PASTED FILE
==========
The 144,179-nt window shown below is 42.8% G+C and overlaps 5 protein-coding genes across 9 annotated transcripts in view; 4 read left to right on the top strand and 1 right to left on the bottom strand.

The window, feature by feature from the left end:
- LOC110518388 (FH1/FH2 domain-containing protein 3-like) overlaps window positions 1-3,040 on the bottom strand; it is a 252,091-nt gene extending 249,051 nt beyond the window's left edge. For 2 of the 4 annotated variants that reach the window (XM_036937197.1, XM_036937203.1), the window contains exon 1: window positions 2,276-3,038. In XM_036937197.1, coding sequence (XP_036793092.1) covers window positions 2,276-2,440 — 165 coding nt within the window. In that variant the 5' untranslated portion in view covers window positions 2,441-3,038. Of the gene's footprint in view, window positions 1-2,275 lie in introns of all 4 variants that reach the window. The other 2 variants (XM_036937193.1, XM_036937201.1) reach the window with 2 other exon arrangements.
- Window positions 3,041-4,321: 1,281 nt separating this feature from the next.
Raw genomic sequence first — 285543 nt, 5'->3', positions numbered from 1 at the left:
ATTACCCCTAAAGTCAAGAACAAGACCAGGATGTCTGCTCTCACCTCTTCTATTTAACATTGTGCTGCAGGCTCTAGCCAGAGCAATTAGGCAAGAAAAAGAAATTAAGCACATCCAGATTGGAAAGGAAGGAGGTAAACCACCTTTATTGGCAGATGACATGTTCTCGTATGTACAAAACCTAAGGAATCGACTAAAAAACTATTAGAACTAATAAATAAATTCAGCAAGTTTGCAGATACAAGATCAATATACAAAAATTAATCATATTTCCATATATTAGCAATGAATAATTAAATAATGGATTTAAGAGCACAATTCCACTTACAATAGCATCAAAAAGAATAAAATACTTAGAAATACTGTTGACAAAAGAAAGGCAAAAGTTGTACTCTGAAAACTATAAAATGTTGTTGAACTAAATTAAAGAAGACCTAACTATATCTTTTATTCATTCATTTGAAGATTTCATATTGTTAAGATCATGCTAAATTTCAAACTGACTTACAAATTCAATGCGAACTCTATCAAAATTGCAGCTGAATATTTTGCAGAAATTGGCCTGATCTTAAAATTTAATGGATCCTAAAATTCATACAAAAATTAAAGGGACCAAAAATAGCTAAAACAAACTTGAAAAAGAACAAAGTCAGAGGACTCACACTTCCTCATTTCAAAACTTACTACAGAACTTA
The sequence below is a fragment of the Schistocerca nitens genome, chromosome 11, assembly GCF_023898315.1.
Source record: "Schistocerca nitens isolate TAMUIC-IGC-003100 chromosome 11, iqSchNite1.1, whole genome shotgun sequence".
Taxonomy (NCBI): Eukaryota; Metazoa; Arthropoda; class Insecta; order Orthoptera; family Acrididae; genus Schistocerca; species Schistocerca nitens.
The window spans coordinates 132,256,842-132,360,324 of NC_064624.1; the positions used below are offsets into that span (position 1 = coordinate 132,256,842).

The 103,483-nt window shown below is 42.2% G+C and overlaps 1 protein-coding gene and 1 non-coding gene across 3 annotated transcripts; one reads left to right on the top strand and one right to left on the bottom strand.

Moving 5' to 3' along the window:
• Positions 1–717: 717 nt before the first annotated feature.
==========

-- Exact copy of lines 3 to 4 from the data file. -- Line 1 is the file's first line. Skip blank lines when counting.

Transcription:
- LOC110518388 (FH1/FH2 domain-containing protein 3-like) overlaps window positions 1-3,040 on the bottom strand; it is a 252,091-nt gene extending 249,051 nt beyond the window's left edge. For 2 of the 4 annotated variants that reach the window (XM_036937197.1, XM_036937203.1), the window contains exon 1: window positions 2,276-3,038. In XM_036937197.1, coding sequence (XP_036793092.1) covers window positions 2,276-2,440 — 165 coding nt within the window. In that variant the 5' untranslated portion in view covers window positions 2,441-3,038. Of the gene's footprint in view, window positions 1-2,275 lie in introns of all 4 variants that reach the window. The other 2 variants (XM_036937193.1, XM_036937201.1) reach the window with 2 other exon arrangements.
- Window positions 3,041-4,321: 1,281 nt separating this feature from the next.